Essentially, that means even before Donald Trump won his 2016 presidency, China has been reducing its reliance on trade as a source of growth. And by the time Trump unleashed his tariff weapons, it was a bit too late. McKinsey says in 2017 and 2018, about 76% of China GDP growth actually came from domestic consumption, while net trade made a negative contribution to GDP growth.

China Domestic Consumers

In fact, as early as 2008, China’s net trade surplus amounted to 8% of the nation’s GDP. But 10 years later in 2018, that figure plunged to just 1.3% – indicating the Chinese are building a more robust and diversified domestic economy. China is increasingly consuming a larger share of output produced, partly due to its closed economy compared with developed countries like the U.S.

 

The study also found that China exported just 9% of its output in 2017 – down from 17% in 2007 (ten years ago), proof that China has become more self-reliant and less exposed to the rest of the world. McKinsey says – “China’s exposure to the world in relative terms has fallen because the major driver of its economic growth is no longer trade or investment but rather domestic consumption.”

 

In contrast, the rest of the world has become more dependent on China, so much so that China accounts for 35% of global manufacturing output. Other examples that the world needs China more than China needs the world – China accounted for 40% of global mobile phone sales in 2017, 64% of sales of battery electric vehicle sales, and 46% of semiconductor consumption.

China Economy Exposure to World - Chart

Here’s a piece of information from McKinsey research that may explain why more than 600 American companies signed letter urging – even warned – President Trump to resolve the trade dispute with China, leading to a truce at G20 Summit on 28-29 June 2019 in Osaka. According to an MSCI index, the US information technology sector makes 14% of its revenue in China.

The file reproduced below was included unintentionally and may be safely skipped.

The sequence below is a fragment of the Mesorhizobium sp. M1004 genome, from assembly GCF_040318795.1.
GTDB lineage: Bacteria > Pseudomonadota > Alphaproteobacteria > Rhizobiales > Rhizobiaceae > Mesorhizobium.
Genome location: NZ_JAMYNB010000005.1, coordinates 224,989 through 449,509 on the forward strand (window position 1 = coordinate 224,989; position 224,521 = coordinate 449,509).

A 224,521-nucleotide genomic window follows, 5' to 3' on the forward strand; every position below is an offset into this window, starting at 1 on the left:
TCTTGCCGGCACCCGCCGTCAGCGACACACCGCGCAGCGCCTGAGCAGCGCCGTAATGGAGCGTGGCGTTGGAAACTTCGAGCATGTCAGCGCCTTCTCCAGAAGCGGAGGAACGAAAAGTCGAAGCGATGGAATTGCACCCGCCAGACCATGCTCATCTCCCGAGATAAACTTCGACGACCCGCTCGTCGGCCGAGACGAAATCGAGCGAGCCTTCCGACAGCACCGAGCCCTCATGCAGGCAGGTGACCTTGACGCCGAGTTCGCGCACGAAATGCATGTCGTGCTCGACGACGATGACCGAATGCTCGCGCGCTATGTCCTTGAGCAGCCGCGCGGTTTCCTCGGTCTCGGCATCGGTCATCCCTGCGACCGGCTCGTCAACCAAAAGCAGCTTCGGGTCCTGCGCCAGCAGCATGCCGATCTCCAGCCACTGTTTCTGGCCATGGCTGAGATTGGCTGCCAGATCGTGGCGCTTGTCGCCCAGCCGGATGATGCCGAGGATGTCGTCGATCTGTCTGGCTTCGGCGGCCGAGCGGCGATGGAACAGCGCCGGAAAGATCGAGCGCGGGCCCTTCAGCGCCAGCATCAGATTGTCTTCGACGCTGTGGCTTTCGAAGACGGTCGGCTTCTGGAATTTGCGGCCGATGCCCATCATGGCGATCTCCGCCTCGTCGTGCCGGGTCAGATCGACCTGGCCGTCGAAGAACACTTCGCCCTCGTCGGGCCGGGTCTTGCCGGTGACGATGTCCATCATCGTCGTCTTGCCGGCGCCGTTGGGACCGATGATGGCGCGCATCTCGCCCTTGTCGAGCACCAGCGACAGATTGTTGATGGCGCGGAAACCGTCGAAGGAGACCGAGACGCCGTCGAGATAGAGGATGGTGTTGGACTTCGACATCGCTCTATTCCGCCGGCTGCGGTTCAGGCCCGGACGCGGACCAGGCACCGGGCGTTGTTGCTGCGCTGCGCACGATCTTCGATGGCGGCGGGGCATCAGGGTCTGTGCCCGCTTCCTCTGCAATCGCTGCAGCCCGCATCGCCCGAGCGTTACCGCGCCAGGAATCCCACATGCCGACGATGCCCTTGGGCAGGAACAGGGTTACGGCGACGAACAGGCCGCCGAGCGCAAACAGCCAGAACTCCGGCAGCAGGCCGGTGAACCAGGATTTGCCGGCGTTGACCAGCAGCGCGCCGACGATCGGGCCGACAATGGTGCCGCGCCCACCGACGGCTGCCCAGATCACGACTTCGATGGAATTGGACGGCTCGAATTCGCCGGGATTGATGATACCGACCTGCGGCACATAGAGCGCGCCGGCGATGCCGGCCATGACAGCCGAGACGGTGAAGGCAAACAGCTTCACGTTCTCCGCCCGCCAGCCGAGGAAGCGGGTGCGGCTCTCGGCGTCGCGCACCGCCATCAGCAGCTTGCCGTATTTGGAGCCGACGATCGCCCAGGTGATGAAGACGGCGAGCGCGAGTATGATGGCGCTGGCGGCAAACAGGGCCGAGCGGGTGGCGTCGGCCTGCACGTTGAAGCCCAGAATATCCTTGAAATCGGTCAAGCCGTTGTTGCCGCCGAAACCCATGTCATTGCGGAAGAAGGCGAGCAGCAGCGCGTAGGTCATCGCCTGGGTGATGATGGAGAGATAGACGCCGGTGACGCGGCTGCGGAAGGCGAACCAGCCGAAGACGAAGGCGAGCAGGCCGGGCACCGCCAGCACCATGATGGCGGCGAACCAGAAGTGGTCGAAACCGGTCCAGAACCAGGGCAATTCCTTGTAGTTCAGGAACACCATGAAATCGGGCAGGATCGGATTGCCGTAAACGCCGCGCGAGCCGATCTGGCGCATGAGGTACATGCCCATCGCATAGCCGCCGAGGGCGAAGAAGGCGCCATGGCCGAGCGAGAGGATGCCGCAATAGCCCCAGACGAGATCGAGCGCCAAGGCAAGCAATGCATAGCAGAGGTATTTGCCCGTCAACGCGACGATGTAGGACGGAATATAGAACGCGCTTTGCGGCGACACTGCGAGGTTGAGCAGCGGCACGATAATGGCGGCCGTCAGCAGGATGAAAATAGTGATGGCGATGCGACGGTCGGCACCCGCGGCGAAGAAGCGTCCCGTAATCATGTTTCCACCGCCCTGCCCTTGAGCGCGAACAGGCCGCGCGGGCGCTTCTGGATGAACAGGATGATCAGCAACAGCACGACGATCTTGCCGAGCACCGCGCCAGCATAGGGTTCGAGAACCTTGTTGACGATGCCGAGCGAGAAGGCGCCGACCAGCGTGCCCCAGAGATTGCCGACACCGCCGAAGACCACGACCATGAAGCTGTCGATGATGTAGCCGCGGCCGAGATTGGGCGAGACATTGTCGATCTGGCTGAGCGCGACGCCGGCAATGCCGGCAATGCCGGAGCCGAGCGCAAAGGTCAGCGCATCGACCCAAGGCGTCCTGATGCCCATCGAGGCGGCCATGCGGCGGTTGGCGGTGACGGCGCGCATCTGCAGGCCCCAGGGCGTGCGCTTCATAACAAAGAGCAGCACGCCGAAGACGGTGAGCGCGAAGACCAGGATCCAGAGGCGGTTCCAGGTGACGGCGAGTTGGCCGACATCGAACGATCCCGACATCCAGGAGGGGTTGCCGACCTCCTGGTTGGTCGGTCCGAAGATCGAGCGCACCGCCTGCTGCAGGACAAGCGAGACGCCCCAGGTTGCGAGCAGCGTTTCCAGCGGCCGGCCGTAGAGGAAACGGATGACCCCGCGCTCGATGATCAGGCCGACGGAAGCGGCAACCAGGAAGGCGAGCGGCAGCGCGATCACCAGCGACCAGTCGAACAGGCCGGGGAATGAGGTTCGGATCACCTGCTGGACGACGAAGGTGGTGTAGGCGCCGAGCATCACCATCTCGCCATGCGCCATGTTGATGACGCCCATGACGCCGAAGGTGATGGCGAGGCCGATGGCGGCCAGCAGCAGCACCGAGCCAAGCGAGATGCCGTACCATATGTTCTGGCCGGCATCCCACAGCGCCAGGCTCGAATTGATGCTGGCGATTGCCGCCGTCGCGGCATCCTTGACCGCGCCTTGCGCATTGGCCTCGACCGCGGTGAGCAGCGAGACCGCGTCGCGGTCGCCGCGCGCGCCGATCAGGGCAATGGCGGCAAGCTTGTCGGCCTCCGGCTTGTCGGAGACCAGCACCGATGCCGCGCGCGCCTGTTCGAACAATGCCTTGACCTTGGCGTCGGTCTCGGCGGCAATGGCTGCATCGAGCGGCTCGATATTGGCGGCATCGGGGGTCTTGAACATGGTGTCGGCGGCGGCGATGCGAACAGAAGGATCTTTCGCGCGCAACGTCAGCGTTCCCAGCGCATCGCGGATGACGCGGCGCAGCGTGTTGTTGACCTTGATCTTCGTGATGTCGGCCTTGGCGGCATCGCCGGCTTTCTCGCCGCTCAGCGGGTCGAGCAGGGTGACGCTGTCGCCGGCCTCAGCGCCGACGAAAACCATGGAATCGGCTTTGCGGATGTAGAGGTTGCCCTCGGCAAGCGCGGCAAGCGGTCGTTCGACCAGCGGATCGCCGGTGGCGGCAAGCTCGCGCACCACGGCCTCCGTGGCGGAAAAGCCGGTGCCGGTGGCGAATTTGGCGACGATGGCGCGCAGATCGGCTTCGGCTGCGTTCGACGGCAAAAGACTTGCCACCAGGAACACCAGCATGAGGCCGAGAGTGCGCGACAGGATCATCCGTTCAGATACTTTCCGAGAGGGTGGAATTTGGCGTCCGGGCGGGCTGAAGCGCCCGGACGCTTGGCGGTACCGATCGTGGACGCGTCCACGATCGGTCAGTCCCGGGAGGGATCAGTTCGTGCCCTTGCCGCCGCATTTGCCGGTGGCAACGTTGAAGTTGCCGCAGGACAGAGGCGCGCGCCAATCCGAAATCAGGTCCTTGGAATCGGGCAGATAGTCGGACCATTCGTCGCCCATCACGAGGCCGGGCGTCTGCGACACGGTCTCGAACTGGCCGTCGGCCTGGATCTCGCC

In the same breath, Donald Trump stunningly told the press at the summit that he had decided to allow U.S. companies to sell to Huawei, despite literally putting the Chinese tech giant on the trade blacklist just a month earlier. The spectacular U-turn saw confusion and backlash from not only the business community, but also from lawmakers over national security concerns that Trump had been trumpeted.

 

However, according to McKinsey’s analysis of 73 economies and 20 sectors, the exposure to China varies among sectors and countries. The research report has identified three groups of countries that have the most exposure to China:

  • Asian economies such as South Korea, Singapore, Malaysia, the Philippines and Vietnam. Those countries are tightly connected to China in global supply chains.
  • Resource-rich countries such as Australia, Chile, Costa Rica, Ghana and South Africa, which export to China.
  • Emerging markets such as Egypt and Pakistan, which are highly exposed to investments from China.

China Tourism in United States

There’s another lucrative business that the short-sighted Trump has overlooked in his trade war with China – education and tourism. China is already the largest source of outbound tourists in the world – 150 million outbound trips in 2018 alone. Their spending can be equivalent to 7% to 9% of domestic private consumption of Singapore and Thailand.

 

But for the first time since 2003, Chinese tourists to the U.S. is falling as the Trump administration wages the trade war with China. Travel from China to the U.S. fell 5.7% in 2018 to 2.9 million visitors. Last summer, China issued a travel warning for the U.S., telling its citizens to beware of shootings, robberies and high costs for medical care.

 

Similarly, China’s outbound students can have a significant impact on other economies. China accounts for nearly a third of foreign students on US campuses who pour billions of dollars into the economy. Over one third of the roughly 360,000 Chinese students in the US study in “STEM fields” – science, technology, engineering and mathematics

Chinese Students in United States